Japan takes steps to curb long hours culture Japan takes steps to curb long hours culture

Japan takes steps to curb long hours culture
27 Sep 2018

Japan, which is renowned worldwide for its pressurised work environment and unspoken requirement for staff to do long hours, has taken action in a bid to change its reputation.

To this end, the Diet enacted a Bill on 29 June 2018 to introduce regulations that limit overtime hours, while at the same time increase the income of temporary and part-time workers.

Eight labour-related laws have been revised despite some resistance from Diet members. Opposition parties maintained that the legislation could lead to increased suffering among some employee populations, potentially leading to more instances of “karoshi”, or death by overwork. “Karoshi” involves employees committing suicide or suffering from heart failure or stroke due to long working hours.

But the Japanese government pushed the reform through as a result of the country’s increasingly elderly population, which has led to the workforce shrinking. In fact, by 2065, the labour force participation rate is expected to fall to about 50%.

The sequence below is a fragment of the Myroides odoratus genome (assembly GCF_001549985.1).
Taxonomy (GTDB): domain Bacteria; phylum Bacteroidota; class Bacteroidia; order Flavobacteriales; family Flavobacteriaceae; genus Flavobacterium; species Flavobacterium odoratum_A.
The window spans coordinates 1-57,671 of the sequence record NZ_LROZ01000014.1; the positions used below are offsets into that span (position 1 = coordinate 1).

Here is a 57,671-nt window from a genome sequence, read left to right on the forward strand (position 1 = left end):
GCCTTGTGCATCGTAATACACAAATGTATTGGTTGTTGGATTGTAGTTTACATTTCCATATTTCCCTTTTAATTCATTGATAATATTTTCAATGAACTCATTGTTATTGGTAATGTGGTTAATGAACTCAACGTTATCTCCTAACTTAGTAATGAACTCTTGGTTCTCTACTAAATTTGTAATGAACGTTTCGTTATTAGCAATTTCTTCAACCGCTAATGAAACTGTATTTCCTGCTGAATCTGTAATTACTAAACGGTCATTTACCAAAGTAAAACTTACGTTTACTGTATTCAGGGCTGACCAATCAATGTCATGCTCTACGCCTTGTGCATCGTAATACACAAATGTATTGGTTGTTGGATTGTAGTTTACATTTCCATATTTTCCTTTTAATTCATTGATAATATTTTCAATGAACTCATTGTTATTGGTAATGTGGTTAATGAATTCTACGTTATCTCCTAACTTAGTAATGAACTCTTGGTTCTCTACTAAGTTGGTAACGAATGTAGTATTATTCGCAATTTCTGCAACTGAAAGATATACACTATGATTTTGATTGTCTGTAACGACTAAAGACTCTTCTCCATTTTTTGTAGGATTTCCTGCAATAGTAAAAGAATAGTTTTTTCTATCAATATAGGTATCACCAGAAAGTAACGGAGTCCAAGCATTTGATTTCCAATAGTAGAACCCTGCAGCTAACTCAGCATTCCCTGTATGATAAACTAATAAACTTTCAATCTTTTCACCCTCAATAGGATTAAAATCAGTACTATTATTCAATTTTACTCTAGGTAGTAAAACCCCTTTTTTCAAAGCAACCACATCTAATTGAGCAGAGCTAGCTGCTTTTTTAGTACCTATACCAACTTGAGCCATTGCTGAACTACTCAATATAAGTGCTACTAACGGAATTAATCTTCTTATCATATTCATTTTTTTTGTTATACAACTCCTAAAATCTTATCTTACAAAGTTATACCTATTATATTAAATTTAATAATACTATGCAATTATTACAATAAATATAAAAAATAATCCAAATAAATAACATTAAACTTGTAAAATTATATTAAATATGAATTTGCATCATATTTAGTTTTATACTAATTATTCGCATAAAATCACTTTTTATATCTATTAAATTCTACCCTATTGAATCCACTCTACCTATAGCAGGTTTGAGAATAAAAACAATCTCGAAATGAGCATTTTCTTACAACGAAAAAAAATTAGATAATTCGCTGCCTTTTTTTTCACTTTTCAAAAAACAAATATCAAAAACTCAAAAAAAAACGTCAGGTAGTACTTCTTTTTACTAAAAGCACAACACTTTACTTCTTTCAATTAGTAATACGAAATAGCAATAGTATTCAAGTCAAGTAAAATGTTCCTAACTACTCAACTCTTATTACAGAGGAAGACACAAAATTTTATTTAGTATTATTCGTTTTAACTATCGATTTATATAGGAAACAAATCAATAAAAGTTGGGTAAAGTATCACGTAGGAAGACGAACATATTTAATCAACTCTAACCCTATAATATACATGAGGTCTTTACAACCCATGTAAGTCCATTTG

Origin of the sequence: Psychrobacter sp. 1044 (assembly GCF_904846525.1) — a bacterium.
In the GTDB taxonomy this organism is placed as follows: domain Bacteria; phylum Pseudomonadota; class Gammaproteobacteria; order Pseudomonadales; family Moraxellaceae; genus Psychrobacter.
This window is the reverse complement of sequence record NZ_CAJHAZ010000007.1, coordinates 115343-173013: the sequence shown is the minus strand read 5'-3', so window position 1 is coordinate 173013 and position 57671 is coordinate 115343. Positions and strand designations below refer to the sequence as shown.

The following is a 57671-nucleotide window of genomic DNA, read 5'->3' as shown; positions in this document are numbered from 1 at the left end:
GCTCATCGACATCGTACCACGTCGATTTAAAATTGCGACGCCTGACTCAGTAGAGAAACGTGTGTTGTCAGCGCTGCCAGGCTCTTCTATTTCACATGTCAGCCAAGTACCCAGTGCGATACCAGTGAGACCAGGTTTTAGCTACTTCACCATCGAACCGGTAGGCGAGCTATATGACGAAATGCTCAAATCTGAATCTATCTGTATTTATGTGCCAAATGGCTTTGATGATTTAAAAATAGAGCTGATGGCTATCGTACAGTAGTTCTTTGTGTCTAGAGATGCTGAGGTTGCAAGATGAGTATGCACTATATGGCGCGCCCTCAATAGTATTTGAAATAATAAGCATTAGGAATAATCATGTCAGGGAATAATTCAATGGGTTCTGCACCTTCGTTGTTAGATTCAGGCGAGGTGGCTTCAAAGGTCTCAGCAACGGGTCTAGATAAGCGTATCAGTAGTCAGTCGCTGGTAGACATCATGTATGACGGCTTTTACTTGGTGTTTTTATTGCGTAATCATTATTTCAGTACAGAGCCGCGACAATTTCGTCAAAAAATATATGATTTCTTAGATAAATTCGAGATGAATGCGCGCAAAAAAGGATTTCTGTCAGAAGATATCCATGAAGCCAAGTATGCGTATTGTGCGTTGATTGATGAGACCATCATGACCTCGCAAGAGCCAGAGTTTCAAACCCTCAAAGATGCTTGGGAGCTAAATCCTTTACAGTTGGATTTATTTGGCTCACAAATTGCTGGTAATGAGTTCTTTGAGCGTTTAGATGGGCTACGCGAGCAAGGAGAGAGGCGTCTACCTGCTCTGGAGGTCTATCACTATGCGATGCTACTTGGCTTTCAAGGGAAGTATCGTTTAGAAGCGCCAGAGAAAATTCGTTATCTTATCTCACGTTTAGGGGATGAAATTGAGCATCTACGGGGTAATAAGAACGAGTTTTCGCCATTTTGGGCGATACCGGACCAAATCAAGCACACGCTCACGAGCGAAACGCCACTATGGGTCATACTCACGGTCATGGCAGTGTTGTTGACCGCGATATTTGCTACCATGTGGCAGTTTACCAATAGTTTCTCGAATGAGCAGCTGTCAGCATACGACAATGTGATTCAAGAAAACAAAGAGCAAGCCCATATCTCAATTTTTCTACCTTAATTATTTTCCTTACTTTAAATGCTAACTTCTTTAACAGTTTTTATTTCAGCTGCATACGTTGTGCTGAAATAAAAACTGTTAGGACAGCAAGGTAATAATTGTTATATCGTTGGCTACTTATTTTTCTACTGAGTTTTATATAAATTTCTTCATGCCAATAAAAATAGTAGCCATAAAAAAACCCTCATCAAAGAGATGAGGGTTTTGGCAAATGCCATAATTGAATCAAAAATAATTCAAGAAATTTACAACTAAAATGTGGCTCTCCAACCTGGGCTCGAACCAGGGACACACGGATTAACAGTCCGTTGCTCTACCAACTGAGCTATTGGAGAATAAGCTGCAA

Munetomo Ando, a professor of economics at Nihon University, told Nikkei’s Asian Review that the government aim was to encourage more people to join the workforce, but to do so, it needed to ensure companies’ practices were flexible enough to employ people from diverse backgrounds and age groups.

Prime Minister Shinzo Abe was quoted as saying the legislation “has been enacted to allow people to have different work styles, including while raising children or caring for the elderly”.

In fact, he viewed the new law as the most important item on the agenda during the current Diet session and believes the move will increase productivity and make Japanese businesses more competitive globally.

The legislation consists of three key pillars in that it: